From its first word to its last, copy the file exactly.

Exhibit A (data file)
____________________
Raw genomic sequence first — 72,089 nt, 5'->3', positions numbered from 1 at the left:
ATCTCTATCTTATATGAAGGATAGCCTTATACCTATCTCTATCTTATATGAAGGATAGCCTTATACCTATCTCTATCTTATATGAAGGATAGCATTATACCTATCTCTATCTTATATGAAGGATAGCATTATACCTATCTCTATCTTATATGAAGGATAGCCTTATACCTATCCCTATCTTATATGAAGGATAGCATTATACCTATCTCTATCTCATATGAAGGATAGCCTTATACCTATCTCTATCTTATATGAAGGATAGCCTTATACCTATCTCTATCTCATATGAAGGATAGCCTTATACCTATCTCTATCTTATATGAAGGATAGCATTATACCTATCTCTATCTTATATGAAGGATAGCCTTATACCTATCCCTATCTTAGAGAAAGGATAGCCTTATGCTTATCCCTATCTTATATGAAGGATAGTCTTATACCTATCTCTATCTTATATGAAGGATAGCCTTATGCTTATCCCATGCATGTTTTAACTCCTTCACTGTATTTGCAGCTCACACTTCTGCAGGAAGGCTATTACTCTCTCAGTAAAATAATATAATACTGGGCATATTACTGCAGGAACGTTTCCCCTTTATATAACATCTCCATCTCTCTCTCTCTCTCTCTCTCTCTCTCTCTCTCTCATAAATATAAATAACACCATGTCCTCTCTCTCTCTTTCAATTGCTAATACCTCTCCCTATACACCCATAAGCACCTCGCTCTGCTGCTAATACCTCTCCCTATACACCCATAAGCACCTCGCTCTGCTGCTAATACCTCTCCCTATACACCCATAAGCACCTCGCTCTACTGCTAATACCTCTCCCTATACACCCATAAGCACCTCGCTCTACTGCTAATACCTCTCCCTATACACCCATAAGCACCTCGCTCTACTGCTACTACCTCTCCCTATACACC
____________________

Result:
Raw genomic sequence first — 72,089 nt, 5'->3', positions numbered from 1 at the left:
ATCTCTATCTTATATGAAGGATAGCCTTATACCTATCTCTATCTTATATGAAGGATAGCCTTATACCTATCTCTATCTTATATGAAGGATAGCATTATACCTATCTCTATCTTATATGAAGGATAGCATTATACCTATCTCTATCTTATATGAAGGATAGCCTTATACCTATCCCTATCTTATATGAAGGATAGCATTATACCTATCTCTATCTCATATGAAGGATAGCCTTATACCTATCTCTATCTTATATGAAGGATAGCCTTATACCTATCTCTATCTCATATGAAGGATAGCCTTATACCTATCTCTATCTTATATGAAGGATAGCATTATACCTATCTCTATCTTATATGAAGGATAGCCTTATACCTATCCCTATCTTAGAGAAAGGATAGCCTTATGCTTATCCCTATCTTATATGAAGGATAGTCTTATACCTATCTCTATCTTATATGAAGGATAGCCTTATGCTTATCCCATGCATGTTTTAACTCCTTCACTGTATTTGCAGCTCACACTTCTGCAGGAAGGCTATTACTCTCTCAGTAAAATAATATAATACTGGGCATATTACTGCAGGAACGTTTCCCCTTTATATAACATCTCCATCTCTCTCTCTCTCTCTCTCTCTCTCTCTCTCTCTCATAAATATAAATAACACCATGTCCTCTCTCTCTCTTTCAATTGCTAATACCTCTCCCTATACACCCATAAGCACCTCGCTCTGCTGCTAATACCTCTCCCTATACACCCATAAGCACCTCGCTCTGCTGCTAATACCTCTCCCTATACACCCATAAGCACCTCGCTCTACTGCTAATACCTCTCCCTATACACCCATAAGCACCTCGCTCTACTGCTAATACCTCTCCCTATACACCCATAAGCACCTCGCTCTACTGCTACTACCTCTCCCTATACACC